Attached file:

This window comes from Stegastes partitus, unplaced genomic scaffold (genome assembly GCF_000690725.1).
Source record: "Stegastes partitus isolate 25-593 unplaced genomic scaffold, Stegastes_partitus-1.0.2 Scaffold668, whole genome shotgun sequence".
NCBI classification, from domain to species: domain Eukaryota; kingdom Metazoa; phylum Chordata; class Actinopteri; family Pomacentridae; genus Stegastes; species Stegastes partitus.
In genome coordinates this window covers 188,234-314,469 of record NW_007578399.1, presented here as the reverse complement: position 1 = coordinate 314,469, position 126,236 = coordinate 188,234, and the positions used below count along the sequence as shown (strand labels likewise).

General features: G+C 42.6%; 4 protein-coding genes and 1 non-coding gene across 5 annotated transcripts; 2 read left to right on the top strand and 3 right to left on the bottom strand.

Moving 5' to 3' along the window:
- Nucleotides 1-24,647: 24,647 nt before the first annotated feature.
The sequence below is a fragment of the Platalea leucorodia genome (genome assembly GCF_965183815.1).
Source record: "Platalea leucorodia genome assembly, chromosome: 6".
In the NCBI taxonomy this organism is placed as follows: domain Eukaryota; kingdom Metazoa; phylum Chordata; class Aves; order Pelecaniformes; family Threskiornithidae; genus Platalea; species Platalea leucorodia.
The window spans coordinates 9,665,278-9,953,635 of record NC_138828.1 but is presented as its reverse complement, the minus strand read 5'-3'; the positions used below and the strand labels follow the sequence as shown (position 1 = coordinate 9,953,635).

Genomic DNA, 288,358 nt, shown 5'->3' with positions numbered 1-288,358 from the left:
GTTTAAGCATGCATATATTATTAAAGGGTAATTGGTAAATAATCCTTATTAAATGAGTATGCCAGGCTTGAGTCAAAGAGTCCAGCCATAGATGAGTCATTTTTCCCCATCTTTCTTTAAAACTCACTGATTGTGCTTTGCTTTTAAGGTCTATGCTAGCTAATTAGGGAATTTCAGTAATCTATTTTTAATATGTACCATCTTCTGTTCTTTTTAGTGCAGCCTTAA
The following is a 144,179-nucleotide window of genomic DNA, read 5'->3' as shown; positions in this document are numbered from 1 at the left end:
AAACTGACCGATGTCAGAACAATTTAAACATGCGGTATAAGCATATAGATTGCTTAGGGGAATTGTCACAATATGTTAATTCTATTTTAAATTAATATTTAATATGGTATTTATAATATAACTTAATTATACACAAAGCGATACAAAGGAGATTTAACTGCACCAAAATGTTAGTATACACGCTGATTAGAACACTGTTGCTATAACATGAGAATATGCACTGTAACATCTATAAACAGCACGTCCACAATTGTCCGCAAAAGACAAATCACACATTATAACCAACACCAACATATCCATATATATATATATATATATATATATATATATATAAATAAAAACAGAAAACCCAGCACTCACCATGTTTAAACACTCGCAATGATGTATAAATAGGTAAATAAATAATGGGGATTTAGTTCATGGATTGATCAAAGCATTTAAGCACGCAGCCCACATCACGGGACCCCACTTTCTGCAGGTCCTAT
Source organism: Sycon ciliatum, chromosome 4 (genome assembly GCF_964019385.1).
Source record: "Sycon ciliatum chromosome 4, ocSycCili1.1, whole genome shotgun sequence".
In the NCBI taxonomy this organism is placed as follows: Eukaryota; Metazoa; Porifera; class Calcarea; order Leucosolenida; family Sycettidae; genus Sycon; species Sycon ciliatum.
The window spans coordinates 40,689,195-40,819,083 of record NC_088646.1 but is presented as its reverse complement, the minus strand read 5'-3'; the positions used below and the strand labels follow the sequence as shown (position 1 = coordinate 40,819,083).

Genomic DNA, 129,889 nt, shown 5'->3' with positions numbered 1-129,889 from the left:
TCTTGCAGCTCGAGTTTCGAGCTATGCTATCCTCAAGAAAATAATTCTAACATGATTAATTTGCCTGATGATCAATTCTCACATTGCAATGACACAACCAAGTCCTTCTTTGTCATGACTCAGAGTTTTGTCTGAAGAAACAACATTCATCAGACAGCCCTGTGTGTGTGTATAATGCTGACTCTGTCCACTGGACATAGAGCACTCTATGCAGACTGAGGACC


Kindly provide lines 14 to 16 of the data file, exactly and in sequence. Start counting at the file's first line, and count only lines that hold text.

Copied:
The following is a 144,179-nucleotide window of genomic DNA, read 5'->3' as shown; positions in this document are numbered from 1 at the left end:
AAACTGACCGATGTCAGAACAATTTAAACATGCGGTATAAGCATATAGATTGCTTAGGGGAATTGTCACAATATGTTAATTCTATTTTAAATTAATATTTAATATGGTATTTATAATATAACTTAATTATACACAAAGCGATACAAAGGAGATTTAACTGCACCAAAATGTTAGTATACACGCTGATTAGAACACTGTTGCTATAACATGAGAATATGCACTGTAACATCTATAAACAGCACGTCCACAATTGTCCGCAAAAGACAAATCACACATTATAACCAACACCAACATATCCATATATATATATATATATATATATATATATATATAAATAAAAACAGAAAACCCAGCACTCACCATGTTTAAACACTCGCAATGATGTATAAATAGGTAAATAAATAATGGGGATTTAGTTCATGGATTGATCAAAGCATTTAAGCACGCAGCCCACATCACGGGACCCCACTTTCTGCAGGTCCTAT
Source organism: Sycon ciliatum, chromosome 4 (genome assembly GCF_964019385.1).